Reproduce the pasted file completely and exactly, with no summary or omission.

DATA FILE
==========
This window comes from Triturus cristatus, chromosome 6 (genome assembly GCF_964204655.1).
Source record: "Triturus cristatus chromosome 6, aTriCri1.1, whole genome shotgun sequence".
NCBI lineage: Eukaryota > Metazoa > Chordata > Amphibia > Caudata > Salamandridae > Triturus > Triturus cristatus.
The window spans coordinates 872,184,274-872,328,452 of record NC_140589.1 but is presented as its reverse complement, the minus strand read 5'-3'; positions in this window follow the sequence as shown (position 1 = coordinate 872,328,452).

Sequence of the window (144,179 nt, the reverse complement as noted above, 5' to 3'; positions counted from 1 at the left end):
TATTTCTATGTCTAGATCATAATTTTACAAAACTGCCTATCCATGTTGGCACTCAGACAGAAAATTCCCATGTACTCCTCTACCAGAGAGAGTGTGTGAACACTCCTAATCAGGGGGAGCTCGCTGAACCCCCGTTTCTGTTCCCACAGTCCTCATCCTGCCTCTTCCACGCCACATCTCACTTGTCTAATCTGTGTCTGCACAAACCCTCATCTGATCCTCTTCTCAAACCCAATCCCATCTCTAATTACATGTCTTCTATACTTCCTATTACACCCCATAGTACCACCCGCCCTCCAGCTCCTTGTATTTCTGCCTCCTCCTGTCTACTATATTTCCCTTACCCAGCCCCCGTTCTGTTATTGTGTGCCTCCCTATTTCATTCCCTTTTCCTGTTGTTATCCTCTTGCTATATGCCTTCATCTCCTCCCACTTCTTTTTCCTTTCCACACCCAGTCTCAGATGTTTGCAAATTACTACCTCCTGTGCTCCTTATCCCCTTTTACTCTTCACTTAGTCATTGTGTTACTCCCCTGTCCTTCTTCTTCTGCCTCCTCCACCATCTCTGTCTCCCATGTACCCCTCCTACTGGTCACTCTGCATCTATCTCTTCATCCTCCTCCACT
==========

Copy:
This window comes from Triturus cristatus, chromosome 6 (genome assembly GCF_964204655.1).
Source record: "Triturus cristatus chromosome 6, aTriCri1.1, whole genome shotgun sequence".
NCBI lineage: Eukaryota > Metazoa > Chordata > Amphibia > Caudata > Salamandridae > Triturus > Triturus cristatus.
The window spans coordinates 872,184,274-872,328,452 of record NC_140589.1 but is presented as its reverse complement, the minus strand read 5'-3'; positions in this window follow the sequence as shown (position 1 = coordinate 872,328,452).

Sequence of the window (144,179 nt, the reverse complement as noted above, 5' to 3'; positions counted from 1 at the left end):
TATTTCTATGTCTAGATCATAATTTTACAAAACTGCCTATCCATGTTGGCACTCAGACAGAAAATTCCCATGTACTCCTCTACCAGAGAGAGTGTGTGAACACTCCTAATCAGGGGGAGCTCGCTGAACCCCCGTTTCTGTTCCCACAGTCCTCATCCTGCCTCTTCCACGCCACATCTCACTTGTCTAATCTGTGTCTGCACAAACCCTCATCTGATCCTCTTCTCAAACCCAATCCCATCTCTAATTACATGTCTTCTATACTTCCTATTACACCCCATAGTACCACCCGCCCTCCAGCTCCTTGTATTTCTGCCTCCTCCTGTCTACTATATTTCCCTTACCCAGCCCCCGTTCTGTTATTGTGTGCCTCCCTATTTCATTCCCTTTTCCTGTTGTTATCCTCTTGCTATATGCCTTCATCTCCTCCCACTTCTTTTTCCTTTCCACACCCAGTCTCAGATGTTTGCAAATTACTACCTCCTGTGCTCCTTATCCCCTTTTACTCTTCACTTAGTCATTGTGTTACTCCCCTGTCCTTCTTCTTCTGCCTCCTCCACCATCTCTGTCTCCCATGTACCCCTCCTACTGGTCACTCTGCATCTATCTCTTCATCCTCCTCCACT